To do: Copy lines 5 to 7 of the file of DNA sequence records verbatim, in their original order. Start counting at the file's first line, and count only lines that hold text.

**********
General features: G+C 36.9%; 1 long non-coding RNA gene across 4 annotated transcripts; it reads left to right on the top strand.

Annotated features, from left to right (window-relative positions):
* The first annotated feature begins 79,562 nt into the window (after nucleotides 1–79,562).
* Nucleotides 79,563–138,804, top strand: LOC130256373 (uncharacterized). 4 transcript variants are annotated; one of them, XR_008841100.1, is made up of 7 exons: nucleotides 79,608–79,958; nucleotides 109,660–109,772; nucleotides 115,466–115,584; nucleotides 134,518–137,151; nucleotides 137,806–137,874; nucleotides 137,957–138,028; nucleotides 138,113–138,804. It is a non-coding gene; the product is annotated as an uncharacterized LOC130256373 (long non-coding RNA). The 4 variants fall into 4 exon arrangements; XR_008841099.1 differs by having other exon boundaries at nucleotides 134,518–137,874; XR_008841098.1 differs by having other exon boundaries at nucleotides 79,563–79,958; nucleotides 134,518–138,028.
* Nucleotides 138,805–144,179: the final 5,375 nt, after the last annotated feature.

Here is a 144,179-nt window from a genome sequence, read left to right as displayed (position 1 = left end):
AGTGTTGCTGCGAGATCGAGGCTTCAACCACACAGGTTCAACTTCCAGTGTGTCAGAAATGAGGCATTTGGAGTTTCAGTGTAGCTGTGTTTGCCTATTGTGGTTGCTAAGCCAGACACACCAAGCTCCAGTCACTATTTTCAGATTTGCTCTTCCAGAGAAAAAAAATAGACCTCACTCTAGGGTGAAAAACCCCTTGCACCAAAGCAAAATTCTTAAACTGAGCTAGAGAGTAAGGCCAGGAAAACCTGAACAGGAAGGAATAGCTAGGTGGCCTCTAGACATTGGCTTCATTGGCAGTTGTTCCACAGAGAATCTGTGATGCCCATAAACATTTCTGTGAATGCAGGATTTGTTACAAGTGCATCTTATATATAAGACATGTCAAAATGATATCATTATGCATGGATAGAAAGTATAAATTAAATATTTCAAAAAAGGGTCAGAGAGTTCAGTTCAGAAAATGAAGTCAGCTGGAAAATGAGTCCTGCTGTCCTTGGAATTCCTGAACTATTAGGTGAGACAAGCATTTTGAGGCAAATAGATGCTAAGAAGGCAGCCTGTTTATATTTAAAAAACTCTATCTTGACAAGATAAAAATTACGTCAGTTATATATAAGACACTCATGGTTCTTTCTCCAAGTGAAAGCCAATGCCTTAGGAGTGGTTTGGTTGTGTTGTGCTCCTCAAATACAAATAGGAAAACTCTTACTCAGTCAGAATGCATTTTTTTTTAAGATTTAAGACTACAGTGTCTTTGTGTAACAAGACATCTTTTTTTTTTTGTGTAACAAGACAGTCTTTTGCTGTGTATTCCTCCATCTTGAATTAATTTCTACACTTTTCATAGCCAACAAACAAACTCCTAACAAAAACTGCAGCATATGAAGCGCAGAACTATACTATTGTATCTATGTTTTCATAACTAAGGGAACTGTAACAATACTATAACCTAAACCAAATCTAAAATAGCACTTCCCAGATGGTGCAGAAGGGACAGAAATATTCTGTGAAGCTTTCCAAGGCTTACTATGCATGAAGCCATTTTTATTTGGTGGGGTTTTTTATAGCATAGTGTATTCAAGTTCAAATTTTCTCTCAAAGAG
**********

* Nucleotides 138,805–144,179: the final 5,375 nt, after the last annotated feature.

Here is a 144,179-nt window from a genome sequence, read left to right as displayed (position 1 = left end):
AGTGTTGCTGCGAGATCGAGGCTTCAACCACACAGGTTCAACTTCCAGTGTGTCAGAAATGAGGCATTTGGAGTTTCAGTGTAGCTGTGTTTGCCTATTGTGGTTGCTAAGCCAGACACACCAAGCTCCAGTCACTATTTTCAGATTTGCTCTTCCAGAGAAAAAAAATAGACCTCACTCTAGGGTGAAAAACCCCTTGCACCAAAGCAAAATTCTTAAACTGAGCTAGAGAGTAAGGCCAGGAAAACCTGAACAGGAAGGAATAGCTAGGTGGCCTCTAGACATTGGCTTCATTGGCAGTTGTTCCACAGAGAATCTGTGATGCCCATAAACATTTCTGTGAATGCAGGATTTGTTACAAGTGCATCTTATATATAAGACATGTCAAAATGATATCATTATGCATGGATAGAAAGTATAAATTAAATATTTCAAAAAAGGGTCAGAGAGTTCAGTTCAGAAAATGAAGTCAGCTGGAAAATGAGTCCTGCTGTCCTTGGAATTCCTGAACTATTAGGTGAGACAAGCATTTTGAGGCAAATAGATGCTAAGAAGGCAGCCTGTTTATATTTAAAAAACTCTATCTTGACAAGATAAAAATTACGTCAGTTATATATAAGACACTCATGGTTCTTTCTCCAAGTGAAAGCCAATGCCTTAGGAGTGGTTTGGTTGTGTTGTGCTCCTCAAATACAAATAGGAAAACTCTTACTCAGTCAGAATGCATTTTTTTTTAAGATTTAAGACTACAGTGTCTTTGTGTAACAAGACATCTTTTTTTTTTTGTGTAACAAGACAGTCTTTTGCTGTGTATTCCTCCATCTTGAATTAATTTCTACACTTTTCATAGCCAACAAACAAACTCCTAACAAAAACTGCAGCATATGAAGCGCAGAACTATACTATTGTATCTATGTTTTCATAACTAAGGGAACTGTAACAATACTATAACCTAAACCAAATCTAAAATAGCACTTCCCAGATGGTGCAGAAGGGACAGAAATATTCTGTGAAGCTTTCCAAGGCTTACTATGCATGAAGCCATTTTTATTTGGTGGGGTTTTTTATAGCATAGTGTATTCAAGTTCAAATTTTCTCTCAAAGAG